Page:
TAKE ACTION to tell Congress to pick public health over Big Alcohol.

READ MORE about Alcohol Justice’s stand against S. 236 / H.R. 747.

READ MORE about the costs of this bill and the opportunities for charge-for-harm it takes away.

Federal Giveaway to Major Breweries Makes "Craft" Beer Meaningless

6 million barrels of beer on the wall, 6 million barrels of beeeeeerWhat makes something a craft? Is it the painstaking effort put into making one-of-a-kind, irreplaceable objects or experiences? Is it the individuality of the craftsman, controlling every aspect of the process? Or is it the ability to generate a quarter of a billion dollars in yearly revenue while duping politicians with faux-rustic design aesthetics? Judging by S 236/HR 747—the Craft Beer Modernization and Tax Reform Act, a federal bill that seeks to “modernize” alcohol excise taxes the same way Ford would modernize its fleet by introducing a Model T—it’s the latter.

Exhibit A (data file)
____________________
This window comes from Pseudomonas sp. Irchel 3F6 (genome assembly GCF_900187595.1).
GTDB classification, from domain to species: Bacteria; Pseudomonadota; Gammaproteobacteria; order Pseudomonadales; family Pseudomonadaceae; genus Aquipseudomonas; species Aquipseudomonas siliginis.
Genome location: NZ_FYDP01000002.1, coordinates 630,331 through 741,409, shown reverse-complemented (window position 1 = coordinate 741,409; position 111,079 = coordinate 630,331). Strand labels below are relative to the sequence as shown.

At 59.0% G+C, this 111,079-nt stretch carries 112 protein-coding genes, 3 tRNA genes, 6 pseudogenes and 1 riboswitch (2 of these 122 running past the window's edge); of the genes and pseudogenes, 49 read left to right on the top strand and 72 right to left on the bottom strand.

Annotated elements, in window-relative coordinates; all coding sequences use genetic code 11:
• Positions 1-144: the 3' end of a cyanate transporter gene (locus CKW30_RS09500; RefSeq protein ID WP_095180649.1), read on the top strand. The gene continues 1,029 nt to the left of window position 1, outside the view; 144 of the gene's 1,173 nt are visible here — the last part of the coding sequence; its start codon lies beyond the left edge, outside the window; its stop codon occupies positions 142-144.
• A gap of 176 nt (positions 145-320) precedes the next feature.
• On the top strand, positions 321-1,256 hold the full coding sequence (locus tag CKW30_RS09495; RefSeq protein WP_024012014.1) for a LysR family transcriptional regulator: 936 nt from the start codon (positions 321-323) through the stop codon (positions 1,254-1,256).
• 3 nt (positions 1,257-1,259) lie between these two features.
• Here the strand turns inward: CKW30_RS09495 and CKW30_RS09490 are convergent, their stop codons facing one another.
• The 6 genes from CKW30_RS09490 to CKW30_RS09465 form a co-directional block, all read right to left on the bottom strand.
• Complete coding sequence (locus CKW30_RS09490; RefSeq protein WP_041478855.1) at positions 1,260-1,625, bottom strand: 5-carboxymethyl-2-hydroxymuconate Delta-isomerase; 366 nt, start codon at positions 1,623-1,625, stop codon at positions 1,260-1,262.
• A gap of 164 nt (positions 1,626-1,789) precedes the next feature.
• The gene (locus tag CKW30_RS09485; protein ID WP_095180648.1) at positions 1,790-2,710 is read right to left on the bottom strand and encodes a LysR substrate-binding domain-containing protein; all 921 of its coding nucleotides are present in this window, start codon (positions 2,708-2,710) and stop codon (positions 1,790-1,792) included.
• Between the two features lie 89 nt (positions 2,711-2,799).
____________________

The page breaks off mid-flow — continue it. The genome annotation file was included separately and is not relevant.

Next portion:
Alcohol Justice already criticized the act for offering a tax break meant to incentivize lower-ABV wine to vintners who make no such effort. But as befits a national bill, the Act takes a truly comprehensive approach to bad tax policy. The act seeks to offer a tax break to hugely wealthy brands such as Samuel Adams ($215 million in 2015) and Lagunitas ($200 million in 2015). These brewers traffic on craft-beer cache while enjoying economies of scale unmatchable by a local backyard hophead. Lagunitas is even going on a buying spree, obtaining other craft labels. But they still brew under 6 million barrels per year, the threshold set by the act to qualify for a break.